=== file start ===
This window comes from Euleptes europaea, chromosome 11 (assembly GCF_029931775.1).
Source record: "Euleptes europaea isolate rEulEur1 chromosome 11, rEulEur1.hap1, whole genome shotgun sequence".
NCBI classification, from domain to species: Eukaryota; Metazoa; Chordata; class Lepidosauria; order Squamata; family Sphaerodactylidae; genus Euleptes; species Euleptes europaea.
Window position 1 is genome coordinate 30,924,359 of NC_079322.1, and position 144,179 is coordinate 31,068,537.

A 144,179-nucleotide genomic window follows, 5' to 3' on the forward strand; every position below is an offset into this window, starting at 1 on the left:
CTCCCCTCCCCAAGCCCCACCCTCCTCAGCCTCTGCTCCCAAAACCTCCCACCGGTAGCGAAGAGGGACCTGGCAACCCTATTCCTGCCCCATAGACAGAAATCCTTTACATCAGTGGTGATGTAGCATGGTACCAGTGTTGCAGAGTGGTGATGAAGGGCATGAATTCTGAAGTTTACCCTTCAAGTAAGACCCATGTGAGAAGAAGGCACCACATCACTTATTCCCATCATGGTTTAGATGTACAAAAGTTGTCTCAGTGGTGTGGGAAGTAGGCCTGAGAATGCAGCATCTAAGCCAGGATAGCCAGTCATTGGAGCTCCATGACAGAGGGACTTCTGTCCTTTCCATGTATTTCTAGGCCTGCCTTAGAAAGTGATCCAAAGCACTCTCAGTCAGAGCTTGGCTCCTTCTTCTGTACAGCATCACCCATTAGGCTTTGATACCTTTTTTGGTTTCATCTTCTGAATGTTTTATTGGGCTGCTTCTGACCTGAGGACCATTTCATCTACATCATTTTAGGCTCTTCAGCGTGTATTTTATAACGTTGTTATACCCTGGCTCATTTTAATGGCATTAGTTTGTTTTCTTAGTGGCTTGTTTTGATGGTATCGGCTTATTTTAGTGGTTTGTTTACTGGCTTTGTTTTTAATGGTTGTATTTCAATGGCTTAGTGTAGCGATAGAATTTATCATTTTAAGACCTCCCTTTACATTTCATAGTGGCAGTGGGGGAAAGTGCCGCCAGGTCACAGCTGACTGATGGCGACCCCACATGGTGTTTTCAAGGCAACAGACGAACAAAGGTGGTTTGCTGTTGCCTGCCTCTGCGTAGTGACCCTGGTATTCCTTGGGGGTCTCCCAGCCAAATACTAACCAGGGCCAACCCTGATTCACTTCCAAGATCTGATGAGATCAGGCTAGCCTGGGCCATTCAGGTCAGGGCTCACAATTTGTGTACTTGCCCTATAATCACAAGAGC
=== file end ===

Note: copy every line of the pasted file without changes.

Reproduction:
This window comes from Euleptes europaea, chromosome 11 (assembly GCF_029931775.1).
Source record: "Euleptes europaea isolate rEulEur1 chromosome 11, rEulEur1.hap1, whole genome shotgun sequence".
NCBI classification, from domain to species: Eukaryota; Metazoa; Chordata; class Lepidosauria; order Squamata; family Sphaerodactylidae; genus Euleptes; species Euleptes europaea.
Window position 1 is genome coordinate 30,924,359 of NC_079322.1, and position 144,179 is coordinate 31,068,537.

A 144,179-nucleotide genomic window follows, 5' to 3' on the forward strand; every position below is an offset into this window, starting at 1 on the left:
CTCCCCTCCCCAAGCCCCACCCTCCTCAGCCTCTGCTCCCAAAACCTCCCACCGGTAGCGAAGAGGGACCTGGCAACCCTATTCCTGCCCCATAGACAGAAATCCTTTACATCAGTGGTGATGTAGCATGGTACCAGTGTTGCAGAGTGGTGATGAAGGGCATGAATTCTGAAGTTTACCCTTCAAGTAAGACCCATGTGAGAAGAAGGCACCACATCACTTATTCCCATCATGGTTTAGATGTACAAAAGTTGTCTCAGTGGTGTGGGAAGTAGGCCTGAGAATGCAGCATCTAAGCCAGGATAGCCAGTCATTGGAGCTCCATGACAGAGGGACTTCTGTCCTTTCCATGTATTTCTAGGCCTGCCTTAGAAAGTGATCCAAAGCACTCTCAGTCAGAGCTTGGCTCCTTCTTCTGTACAGCATCACCCATTAGGCTTTGATACCTTTTTTGGTTTCATCTTCTGAATGTTTTATTGGGCTGCTTCTGACCTGAGGACCATTTCATCTACATCATTTTAGGCTCTTCAGCGTGTATTTTATAACGTTGTTATACCCTGGCTCATTTTAATGGCATTAGTTTGTTTTCTTAGTGGCTTGTTTTGATGGTATCGGCTTATTTTAGTGGTTTGTTTACTGGCTTTGTTTTTAATGGTTGTATTTCAATGGCTTAGTGTAGCGATAGAATTTATCATTTTAAGACCTCCCTTTACATTTCATAGTGGCAGTGGGGGAAAGTGCCGCCAGGTCACAGCTGACTGATGGCGACCCCACATGGTGTTTTCAAGGCAACAGACGAACAAAGGTGGTTTGCTGTTGCCTGCCTCTGCGTAGTGACCCTGGTATTCCTTGGGGGTCTCCCAGCCAAATACTAACCAGGGCCAACCCTGATTCACTTCCAAGATCTGATGAGATCAGGCTAGCCTGGGCCATTCAGGTCAGGGCTCACAATTTGTGTACTTGCCCTATAATCACAAGAGC